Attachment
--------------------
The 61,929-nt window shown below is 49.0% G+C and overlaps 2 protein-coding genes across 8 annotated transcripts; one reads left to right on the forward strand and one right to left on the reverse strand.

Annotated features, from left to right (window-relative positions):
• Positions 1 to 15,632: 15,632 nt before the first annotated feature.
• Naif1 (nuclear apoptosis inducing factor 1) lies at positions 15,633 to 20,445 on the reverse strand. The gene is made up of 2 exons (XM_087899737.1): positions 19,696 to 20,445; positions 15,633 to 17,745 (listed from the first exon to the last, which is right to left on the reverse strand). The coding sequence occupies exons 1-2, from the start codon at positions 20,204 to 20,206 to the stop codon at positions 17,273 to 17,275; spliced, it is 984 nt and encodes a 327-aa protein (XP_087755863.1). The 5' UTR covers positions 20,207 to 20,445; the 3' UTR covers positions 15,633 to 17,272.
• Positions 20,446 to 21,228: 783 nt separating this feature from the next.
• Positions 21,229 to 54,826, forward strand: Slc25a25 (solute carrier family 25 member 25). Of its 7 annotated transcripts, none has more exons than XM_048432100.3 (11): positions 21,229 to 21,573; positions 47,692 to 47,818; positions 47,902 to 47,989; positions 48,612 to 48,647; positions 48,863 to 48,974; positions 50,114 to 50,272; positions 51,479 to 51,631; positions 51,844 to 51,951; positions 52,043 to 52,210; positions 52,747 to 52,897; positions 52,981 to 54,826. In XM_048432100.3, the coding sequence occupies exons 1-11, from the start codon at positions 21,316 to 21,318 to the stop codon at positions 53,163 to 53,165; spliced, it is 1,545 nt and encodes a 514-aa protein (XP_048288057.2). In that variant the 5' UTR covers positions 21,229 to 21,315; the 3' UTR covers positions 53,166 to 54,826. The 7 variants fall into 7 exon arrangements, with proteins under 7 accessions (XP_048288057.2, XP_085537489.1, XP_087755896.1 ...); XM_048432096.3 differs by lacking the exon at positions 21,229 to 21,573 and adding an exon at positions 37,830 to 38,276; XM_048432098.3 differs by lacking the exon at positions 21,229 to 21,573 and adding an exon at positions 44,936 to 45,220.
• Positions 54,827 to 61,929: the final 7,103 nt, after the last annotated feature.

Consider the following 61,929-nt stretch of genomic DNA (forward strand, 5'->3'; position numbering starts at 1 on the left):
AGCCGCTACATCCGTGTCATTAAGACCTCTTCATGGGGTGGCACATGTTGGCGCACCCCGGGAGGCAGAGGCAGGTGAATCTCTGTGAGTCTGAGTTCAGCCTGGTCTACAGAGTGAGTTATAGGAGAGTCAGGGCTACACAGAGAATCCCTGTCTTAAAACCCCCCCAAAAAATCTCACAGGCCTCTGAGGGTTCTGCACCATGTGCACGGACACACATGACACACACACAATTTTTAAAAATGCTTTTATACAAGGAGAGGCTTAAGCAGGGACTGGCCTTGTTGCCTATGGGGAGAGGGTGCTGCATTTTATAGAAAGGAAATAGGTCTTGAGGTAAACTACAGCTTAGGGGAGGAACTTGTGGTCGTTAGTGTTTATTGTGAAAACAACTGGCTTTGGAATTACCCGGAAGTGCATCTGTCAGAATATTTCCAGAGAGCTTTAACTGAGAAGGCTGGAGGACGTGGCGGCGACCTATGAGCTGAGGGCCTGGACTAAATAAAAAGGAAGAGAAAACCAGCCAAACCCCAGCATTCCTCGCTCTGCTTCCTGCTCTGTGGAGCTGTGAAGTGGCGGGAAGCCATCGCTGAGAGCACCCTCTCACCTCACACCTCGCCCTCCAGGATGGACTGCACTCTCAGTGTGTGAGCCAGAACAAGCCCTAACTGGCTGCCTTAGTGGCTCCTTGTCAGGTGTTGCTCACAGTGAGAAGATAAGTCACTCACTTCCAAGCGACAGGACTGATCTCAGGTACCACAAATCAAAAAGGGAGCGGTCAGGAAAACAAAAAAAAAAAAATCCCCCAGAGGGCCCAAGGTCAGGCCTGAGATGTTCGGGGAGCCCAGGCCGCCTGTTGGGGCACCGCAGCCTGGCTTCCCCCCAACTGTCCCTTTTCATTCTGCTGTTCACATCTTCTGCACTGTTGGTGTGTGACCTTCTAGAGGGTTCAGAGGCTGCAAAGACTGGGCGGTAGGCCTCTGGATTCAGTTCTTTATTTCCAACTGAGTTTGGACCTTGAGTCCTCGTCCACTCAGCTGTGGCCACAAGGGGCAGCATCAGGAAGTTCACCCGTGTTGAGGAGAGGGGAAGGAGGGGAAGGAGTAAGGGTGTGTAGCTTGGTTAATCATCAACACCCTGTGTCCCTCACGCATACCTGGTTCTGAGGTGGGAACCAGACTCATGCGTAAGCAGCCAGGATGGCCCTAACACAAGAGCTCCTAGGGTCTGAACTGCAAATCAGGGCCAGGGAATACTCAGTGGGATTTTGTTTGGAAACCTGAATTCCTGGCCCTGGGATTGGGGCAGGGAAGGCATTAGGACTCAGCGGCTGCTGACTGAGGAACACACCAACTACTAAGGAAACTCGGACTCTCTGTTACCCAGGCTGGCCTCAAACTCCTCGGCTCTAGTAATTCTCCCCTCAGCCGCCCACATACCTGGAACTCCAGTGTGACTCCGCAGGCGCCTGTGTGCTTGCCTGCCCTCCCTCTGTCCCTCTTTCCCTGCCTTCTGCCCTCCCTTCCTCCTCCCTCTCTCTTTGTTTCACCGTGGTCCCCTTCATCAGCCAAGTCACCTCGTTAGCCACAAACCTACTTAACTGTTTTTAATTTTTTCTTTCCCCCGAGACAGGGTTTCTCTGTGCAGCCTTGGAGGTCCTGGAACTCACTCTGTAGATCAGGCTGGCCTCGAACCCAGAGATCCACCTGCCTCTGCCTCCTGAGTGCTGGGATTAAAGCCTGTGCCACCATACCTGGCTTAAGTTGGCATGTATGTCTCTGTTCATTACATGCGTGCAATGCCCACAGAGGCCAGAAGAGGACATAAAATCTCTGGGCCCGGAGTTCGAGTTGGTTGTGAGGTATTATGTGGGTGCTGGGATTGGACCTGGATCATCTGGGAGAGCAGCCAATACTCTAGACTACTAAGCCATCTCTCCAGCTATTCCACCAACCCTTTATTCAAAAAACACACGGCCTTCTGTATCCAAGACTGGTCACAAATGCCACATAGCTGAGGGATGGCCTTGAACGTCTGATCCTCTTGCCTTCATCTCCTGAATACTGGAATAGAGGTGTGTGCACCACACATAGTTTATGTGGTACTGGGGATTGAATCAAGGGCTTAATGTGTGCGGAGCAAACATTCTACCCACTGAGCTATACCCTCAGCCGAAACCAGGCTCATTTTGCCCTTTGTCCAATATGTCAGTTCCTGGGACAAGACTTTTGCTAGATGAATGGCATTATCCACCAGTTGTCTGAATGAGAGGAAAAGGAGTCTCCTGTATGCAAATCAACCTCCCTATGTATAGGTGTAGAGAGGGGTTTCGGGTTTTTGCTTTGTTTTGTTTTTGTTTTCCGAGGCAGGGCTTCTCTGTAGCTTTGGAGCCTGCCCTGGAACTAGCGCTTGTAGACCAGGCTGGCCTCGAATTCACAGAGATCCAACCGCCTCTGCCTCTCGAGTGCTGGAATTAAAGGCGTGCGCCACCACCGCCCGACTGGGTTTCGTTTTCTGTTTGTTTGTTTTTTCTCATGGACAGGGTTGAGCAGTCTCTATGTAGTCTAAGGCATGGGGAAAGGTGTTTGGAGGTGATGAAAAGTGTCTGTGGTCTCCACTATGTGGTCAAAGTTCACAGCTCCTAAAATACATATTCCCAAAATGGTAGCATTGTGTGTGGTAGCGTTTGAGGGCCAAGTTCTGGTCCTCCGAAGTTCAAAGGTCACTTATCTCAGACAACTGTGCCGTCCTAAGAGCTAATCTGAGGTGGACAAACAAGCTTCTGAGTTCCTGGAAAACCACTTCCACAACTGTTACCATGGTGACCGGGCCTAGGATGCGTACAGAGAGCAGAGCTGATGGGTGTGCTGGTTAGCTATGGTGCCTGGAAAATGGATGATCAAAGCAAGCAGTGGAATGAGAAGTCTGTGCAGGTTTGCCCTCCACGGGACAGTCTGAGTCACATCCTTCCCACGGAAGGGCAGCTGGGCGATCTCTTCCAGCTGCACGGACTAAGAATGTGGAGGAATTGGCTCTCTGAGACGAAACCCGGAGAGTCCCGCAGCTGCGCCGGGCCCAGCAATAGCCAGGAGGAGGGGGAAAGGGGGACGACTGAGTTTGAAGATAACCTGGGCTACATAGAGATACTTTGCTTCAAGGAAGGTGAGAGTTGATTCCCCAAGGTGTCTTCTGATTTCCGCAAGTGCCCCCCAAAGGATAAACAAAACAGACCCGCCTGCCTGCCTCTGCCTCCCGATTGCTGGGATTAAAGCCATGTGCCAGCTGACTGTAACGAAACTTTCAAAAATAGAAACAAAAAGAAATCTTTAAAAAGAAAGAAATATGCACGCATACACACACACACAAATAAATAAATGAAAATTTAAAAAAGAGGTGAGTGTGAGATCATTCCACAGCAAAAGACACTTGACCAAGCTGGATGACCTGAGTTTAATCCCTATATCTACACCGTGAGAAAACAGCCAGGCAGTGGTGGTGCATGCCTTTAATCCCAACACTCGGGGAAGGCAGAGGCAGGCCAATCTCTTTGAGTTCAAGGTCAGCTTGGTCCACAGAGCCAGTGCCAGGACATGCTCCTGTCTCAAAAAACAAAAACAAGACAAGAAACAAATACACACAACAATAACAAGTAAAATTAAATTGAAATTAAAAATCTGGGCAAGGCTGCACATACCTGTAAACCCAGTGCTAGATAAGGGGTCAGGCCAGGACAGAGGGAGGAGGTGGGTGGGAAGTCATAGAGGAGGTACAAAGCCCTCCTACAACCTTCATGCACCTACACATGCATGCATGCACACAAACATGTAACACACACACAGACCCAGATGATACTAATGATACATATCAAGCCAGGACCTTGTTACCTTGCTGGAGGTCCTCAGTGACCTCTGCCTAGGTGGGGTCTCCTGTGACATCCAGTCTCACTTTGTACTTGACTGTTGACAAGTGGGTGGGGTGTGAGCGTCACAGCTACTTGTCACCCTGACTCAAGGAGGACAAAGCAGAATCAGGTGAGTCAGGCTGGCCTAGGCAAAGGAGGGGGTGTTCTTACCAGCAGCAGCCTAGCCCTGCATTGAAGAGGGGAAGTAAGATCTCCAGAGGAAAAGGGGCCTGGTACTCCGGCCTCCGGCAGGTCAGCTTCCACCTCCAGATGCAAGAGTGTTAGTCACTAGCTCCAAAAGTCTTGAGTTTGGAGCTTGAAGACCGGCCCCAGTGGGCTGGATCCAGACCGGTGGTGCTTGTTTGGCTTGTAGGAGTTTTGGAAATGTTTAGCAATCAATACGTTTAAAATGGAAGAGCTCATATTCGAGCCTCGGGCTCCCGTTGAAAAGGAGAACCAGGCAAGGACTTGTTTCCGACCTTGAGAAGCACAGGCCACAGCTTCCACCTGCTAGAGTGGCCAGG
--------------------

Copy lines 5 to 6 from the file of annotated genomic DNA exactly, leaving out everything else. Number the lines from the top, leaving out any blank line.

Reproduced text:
• Positions 20,446 to 21,228: 783 nt separating this feature from the next.
• Positions 21,229 to 54,826, forward strand: Slc25a25 (solute carrier family 25 member 25). Of its 7 annotated transcripts, none has more exons than XM_048432100.3 (11): positions 21,229 to 21,573; positions 47,692 to 47,818; positions 47,902 to 47,989; positions 48,612 to 48,647; positions 48,863 to 48,974; positions 50,114 to 50,272; positions 51,479 to 51,631; positions 51,844 to 51,951; positions 52,043 to 52,210; positions 52,747 to 52,897; positions 52,981 to 54,826. In XM_048432100.3, the coding sequence occupies exons 1-11, from the start codon at positions 21,316 to 21,318 to the stop codon at positions 53,163 to 53,165; spliced, it is 1,545 nt and encodes a 514-aa protein (XP_048288057.2). In that variant the 5' UTR covers positions 21,229 to 21,315; the 3' UTR covers positions 53,166 to 54,826. The 7 variants fall into 7 exon arrangements, with proteins under 7 accessions (XP_048288057.2, XP_085537489.1, XP_087755896.1 ...); XM_048432096.3 differs by lacking the exon at positions 21,229 to 21,573 and adding an exon at positions 37,830 to 38,276; XM_048432098.3 differs by lacking the exon at positions 21,229 to 21,573 and adding an exon at positions 44,936 to 45,220.